Preferred strategy for Rhine Estuary-Drecht Towns

The ambitions for the Rhine Estuary-Drecht Towns region, as part of the national Delta Programme, have been elaborated in detail in a preferred strategy. 

The Delta Decisions on Flood risk management, the Rhine-Meuse Delta, Spatial adaptation and Fresh water constitute the basis for the preferred strategy for the Rhine Estuary-Drecht Towns region. The primary focus of the preferred strategy is on flood risk management. The secondary focus is on fresh water and spatial adaptation. There is also a focus on mitigating the consequences of flooding through spatial planning and crisis management. 

Flood risk management

Findings show that the current system with dikes and open, movable, storm surge barriers is sustainable until at least 2070, even given the current expectations for sea level rise. In the short term, many new homes will be built in the area, including near existing dikes. It will be a challenge to preserve enough room for future dike upgrades. The Rhine Estuary-Drecht Towns Delta Programme is actively committed to establishing the appropriate structures and boundary conditions for area developments. That includes establishing a development framework for dikes. In this way, the agendas for dikes and spatial developments will be coordinated and linked with one another in good time. 

The strategy also pays attention to mitigating the effects of flooding, both behind the dikes and in the unprotected area outside the dikes. In the years ahead, particular attention will be paid to the flood-aware design of new residential areas and facilities for vital and vulnerable functions.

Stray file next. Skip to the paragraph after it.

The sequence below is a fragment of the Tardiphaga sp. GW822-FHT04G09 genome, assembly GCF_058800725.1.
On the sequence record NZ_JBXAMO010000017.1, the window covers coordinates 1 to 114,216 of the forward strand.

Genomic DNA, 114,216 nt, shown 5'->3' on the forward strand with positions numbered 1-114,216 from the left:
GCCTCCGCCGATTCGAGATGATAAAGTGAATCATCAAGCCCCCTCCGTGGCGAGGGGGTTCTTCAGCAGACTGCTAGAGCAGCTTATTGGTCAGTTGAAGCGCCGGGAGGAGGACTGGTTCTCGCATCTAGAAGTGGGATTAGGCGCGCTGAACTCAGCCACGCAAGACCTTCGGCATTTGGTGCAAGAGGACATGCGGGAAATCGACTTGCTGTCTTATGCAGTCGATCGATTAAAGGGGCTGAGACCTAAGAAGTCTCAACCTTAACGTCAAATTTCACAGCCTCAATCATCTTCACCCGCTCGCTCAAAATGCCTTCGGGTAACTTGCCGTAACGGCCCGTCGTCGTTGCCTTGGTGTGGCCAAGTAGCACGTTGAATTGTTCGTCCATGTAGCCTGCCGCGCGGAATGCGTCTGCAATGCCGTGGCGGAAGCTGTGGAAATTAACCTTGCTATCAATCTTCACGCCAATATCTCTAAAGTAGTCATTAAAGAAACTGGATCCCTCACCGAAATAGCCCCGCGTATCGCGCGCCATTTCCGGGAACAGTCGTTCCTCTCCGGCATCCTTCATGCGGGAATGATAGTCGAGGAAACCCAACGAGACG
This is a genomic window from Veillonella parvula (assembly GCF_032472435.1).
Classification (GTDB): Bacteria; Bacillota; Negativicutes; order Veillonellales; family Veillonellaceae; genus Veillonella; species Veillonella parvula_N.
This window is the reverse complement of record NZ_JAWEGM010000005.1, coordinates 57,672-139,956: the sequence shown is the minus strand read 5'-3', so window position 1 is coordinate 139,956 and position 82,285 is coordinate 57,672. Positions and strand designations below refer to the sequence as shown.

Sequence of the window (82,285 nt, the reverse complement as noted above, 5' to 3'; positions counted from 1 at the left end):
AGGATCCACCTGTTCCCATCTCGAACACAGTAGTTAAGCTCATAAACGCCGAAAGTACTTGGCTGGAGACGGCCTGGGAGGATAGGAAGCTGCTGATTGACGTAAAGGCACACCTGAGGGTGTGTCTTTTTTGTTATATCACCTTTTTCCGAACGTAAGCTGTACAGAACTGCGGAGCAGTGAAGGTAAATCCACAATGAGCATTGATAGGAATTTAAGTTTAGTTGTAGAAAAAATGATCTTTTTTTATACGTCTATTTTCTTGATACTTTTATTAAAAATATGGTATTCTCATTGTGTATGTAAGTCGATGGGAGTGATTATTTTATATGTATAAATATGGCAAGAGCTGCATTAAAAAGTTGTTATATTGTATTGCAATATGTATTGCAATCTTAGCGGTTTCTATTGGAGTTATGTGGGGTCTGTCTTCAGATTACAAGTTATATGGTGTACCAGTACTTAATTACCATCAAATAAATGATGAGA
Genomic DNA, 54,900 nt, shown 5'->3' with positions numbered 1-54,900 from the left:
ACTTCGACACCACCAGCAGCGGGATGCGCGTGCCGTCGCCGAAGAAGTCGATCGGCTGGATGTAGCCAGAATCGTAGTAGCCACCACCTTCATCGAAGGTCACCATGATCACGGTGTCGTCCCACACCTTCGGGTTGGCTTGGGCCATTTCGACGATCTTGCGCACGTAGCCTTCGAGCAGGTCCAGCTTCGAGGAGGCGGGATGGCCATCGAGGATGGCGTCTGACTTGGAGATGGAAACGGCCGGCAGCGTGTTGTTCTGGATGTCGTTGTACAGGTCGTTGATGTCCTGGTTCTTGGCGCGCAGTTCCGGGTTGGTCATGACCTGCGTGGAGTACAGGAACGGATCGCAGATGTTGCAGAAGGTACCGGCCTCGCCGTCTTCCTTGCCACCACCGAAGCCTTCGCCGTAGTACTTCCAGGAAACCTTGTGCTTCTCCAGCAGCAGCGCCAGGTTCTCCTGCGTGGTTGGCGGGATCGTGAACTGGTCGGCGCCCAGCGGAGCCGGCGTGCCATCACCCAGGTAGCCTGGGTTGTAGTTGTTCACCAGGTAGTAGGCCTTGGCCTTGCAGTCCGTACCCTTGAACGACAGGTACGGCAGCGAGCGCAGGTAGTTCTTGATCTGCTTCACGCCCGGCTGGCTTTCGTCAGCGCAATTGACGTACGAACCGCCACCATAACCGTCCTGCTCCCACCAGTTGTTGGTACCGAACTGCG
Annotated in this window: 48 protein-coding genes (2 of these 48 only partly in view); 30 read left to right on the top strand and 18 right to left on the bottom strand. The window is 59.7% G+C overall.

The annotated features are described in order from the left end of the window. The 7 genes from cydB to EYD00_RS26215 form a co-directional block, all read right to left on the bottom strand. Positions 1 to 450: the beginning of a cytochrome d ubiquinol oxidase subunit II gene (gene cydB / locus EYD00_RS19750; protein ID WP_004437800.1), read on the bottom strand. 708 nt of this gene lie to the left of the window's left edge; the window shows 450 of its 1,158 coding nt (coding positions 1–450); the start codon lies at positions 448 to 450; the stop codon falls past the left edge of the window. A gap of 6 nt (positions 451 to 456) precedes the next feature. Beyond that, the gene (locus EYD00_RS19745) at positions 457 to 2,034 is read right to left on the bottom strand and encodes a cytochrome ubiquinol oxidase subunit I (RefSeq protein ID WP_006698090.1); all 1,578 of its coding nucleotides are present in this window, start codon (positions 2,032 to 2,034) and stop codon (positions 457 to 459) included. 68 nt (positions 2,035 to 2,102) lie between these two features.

All investments in the spatial domain will take the long-term agenda for flood risk management into consideration. Area developments are being implemented for the long term, and efficient coordination with the agenda for flood risk management is cost-effective. This approach fits in with the national aim of making water and soil leading factors for spatial development. 

Fresh water

The Western Netherlands freshwater region is keeping in mind a possible increase in water demand due to factors such as population growth, climate change and land subsidence measures. In addition, the freshwater strategy makes the Western Netherlands resilient to situations with limited freshwater influx, as in 2018. Major infrastructure measures will not yet be required in the decades to come. However, measures are being taken in the context of areas such as Smart Water Management and the Climate-Resilient Freshwater Supplies in the Main Water System.

Spatial adaptation

The agenda for spatial adaptation in Zuid-Holland is considerable. There are major ambitions for housing, work, accessibility, economic growth, nature, prosperity, health and liveability. Climate adaptation has been included in the policies of several major cities and the provincial authority of Zuid-Holland, and it is an important component of each new development. The Climate-Adaptive Building Covenant of the province of Zuid-Holland serves as a guideline for the housing construction agenda in the Rhine Estuary-Drecht Towns area.